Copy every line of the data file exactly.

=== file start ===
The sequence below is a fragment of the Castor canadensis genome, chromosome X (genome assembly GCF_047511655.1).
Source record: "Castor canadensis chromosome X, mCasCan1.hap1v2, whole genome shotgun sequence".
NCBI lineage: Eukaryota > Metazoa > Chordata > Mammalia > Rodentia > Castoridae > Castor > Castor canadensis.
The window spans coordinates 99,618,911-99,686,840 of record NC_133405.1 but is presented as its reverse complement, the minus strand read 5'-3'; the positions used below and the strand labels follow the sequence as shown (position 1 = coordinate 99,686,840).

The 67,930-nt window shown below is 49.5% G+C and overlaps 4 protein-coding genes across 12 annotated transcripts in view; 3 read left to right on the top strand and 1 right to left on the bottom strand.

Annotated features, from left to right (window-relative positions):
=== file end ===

The sequence below is a fragment of the Castor canadensis genome, chromosome X (genome assembly GCF_047511655.1).
Source record: "Castor canadensis chromosome X, mCasCan1.hap1v2, whole genome shotgun sequence".
NCBI lineage: Eukaryota > Metazoa > Chordata > Mammalia > Rodentia > Castoridae > Castor > Castor canadensis.
The window spans coordinates 99,618,911-99,686,840 of record NC_133405.1 but is presented as its reverse complement, the minus strand read 5'-3'; the positions used below and the strand labels follow the sequence as shown (position 1 = coordinate 99,686,840).

The 67,930-nt window shown below is 49.5% G+C and overlaps 4 protein-coding genes across 12 annotated transcripts in view; 3 read left to right on the top strand and 1 right to left on the bottom strand.

Annotated features, from left to right (window-relative positions):